Scott campaign spokeswoman Jackie Schutz issued this statement: "Voting by mail is important, and we hope that all voters will receive their vote-by-mail ballots promptly." The campaign wouldn't comment on the record as to why it sent voters inaccurate information, but it's possible that the mail pieces simply reached Florida households sooner than expected.

    » Read more

  • Governor Scott Weighs In On Troubles Surrounding Florida Prisons posted on 9/30/14

    by Sascha Cordner | WFSU

    Governor Rick Scott is weighing in on the troubles surrounding the state’s prison system. The Florida Department of Corrections has been in the news lately for prison firings, allegations of inmate abuse, and the latest: threatening to cancel their contract with private inmate health care provider.

    During a recent stop in Jacksonville, Scott told reporters he’s aware of the problems in the system and he says Corrections’ Secretary Mike Crews is taking care of it.

    “Well, here’s what I care about: I want to make sure if anyone who ends up as an inmate, that they’re safe. I want to make sure all of our Corrections’ officers is safe,” said Scott. “The Secretary of the Department of Corrections is taking it seriously. He’s traveled the state, he’s made sure there’s new training programs, he’s made sure now there’s more transparency, and if there’s going to be investigations, the Florida Department of Law Enforcement—which has a great reputation—will be involved in those investigations.”

    » Read more

  • Jennifer Carroll Talks Healing By Writing Tell-All Book, Continuing Book Promo Tour posted on 9/30/14

    by Sascha Cordner | WFSU

    Former Florida Lieutenant Governor Jennifer says writing an autobiography on her life leading up to the events of her resignation was both therapeutic and a source of healing. She’s now promoting her book, “When You Get There,” which was released last month.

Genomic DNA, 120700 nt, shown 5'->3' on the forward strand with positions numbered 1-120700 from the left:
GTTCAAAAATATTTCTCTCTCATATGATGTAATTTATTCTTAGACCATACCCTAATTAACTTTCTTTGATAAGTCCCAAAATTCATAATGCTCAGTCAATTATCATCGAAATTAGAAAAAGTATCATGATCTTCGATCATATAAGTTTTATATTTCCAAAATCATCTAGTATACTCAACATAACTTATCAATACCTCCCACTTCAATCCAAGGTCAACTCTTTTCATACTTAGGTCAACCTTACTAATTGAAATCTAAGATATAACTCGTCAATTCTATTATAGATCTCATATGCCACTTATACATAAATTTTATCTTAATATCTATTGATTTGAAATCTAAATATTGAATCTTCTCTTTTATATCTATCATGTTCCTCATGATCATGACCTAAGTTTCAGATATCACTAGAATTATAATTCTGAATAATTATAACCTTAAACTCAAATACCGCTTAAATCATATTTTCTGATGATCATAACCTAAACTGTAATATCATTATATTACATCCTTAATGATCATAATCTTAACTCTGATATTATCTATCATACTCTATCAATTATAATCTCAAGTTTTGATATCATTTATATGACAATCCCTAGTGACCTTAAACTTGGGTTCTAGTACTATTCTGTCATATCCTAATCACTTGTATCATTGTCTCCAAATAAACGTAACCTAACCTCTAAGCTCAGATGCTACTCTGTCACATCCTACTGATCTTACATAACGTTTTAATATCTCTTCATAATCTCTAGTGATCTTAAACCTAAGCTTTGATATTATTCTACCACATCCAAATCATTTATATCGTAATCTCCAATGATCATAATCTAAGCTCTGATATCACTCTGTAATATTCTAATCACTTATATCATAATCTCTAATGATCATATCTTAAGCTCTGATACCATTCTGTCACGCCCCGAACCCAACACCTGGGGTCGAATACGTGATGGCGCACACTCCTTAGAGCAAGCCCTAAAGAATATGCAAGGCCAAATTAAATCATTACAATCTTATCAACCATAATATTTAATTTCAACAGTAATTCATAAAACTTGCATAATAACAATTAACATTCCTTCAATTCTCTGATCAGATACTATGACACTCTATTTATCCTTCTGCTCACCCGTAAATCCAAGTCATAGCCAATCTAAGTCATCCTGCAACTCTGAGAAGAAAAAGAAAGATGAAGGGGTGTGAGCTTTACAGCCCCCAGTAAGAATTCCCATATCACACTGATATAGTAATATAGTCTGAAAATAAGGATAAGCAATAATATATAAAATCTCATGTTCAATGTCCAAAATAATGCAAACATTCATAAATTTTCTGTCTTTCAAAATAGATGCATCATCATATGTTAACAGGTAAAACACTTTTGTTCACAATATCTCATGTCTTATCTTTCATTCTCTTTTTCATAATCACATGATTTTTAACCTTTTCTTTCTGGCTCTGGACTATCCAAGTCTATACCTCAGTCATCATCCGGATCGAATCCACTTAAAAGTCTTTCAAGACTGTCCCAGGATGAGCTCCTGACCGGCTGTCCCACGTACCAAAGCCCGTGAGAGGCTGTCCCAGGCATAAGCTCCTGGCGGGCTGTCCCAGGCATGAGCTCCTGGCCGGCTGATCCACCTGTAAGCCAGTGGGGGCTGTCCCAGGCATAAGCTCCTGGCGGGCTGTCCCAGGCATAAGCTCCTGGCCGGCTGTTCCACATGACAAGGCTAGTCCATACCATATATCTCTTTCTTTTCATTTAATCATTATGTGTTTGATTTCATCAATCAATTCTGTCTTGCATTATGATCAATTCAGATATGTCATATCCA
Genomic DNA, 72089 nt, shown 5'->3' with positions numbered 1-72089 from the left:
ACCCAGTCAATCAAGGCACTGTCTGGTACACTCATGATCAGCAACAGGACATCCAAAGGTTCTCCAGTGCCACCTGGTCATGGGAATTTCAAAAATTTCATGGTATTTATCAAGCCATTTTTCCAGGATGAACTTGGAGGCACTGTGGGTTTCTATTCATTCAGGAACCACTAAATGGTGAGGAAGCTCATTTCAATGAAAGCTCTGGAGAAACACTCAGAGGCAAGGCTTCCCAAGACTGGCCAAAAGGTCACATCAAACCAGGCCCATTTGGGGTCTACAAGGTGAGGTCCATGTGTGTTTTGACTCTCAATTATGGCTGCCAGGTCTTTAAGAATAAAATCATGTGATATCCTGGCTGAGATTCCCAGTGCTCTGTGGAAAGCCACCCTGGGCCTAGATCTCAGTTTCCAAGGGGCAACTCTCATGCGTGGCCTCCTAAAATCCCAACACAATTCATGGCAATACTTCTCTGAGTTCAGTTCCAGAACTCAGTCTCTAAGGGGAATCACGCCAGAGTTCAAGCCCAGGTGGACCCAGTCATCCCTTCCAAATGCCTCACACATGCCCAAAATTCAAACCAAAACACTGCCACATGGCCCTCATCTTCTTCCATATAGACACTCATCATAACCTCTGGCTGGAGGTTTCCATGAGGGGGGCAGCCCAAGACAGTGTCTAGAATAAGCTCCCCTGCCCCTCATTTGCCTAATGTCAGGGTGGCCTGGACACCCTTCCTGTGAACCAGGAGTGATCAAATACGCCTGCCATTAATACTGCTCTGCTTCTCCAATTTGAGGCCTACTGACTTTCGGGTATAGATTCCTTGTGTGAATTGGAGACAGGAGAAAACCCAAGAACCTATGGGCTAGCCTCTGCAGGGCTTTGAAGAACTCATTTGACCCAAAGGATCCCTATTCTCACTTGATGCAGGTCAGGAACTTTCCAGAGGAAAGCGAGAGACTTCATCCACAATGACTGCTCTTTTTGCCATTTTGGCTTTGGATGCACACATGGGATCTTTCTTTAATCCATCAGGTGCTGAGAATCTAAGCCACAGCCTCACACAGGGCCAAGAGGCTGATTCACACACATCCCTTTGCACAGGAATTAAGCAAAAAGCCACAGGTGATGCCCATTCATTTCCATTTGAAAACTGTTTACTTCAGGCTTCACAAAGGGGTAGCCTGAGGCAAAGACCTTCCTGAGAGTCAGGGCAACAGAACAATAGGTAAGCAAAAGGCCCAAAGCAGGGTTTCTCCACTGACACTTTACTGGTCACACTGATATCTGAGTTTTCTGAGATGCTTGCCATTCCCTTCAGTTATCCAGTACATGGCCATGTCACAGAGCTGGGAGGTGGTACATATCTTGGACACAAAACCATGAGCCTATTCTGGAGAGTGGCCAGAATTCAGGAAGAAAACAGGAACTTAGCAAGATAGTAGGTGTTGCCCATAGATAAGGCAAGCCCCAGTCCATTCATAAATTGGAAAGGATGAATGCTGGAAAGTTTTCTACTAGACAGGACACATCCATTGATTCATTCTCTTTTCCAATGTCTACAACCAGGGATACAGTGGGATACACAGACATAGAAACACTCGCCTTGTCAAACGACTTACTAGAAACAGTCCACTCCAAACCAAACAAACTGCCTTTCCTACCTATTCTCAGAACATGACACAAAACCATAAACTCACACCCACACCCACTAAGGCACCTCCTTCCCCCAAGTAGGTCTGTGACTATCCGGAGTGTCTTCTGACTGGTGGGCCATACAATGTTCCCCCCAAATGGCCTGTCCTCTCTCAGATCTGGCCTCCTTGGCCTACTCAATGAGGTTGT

Carroll’s 173-page book touches on several topics from her life as an immigrant from Trinidad coming to the U.S. to her time in the military, where she says she started overcoming adversity—a common theme in her book.

    She also spoke about her time serving as Governor Rick Scott’s second in command, before she was forced to step down last year amid an investigation into a gambling ring. She was accused of no wrongdoing.

    Carroll says at first, she was let in on meetings and was close enough to the Governor. But, later after he hired his second and third chiefs of staffs, she says all that went out the window.

    “So, even to my schedule, his staff—his chief of staff—had to approve everything on my schedule,” said Carroll. “I couldn’t even sneeze without getting the approval on anything. So, that undermining and removing me as if I didn’t even exist, I didn’t run on a ticket with him, that I didn’t get elected with him, that I was irrelevant to the office, made me feel like I was an unwanted stepchild.”

    » Read more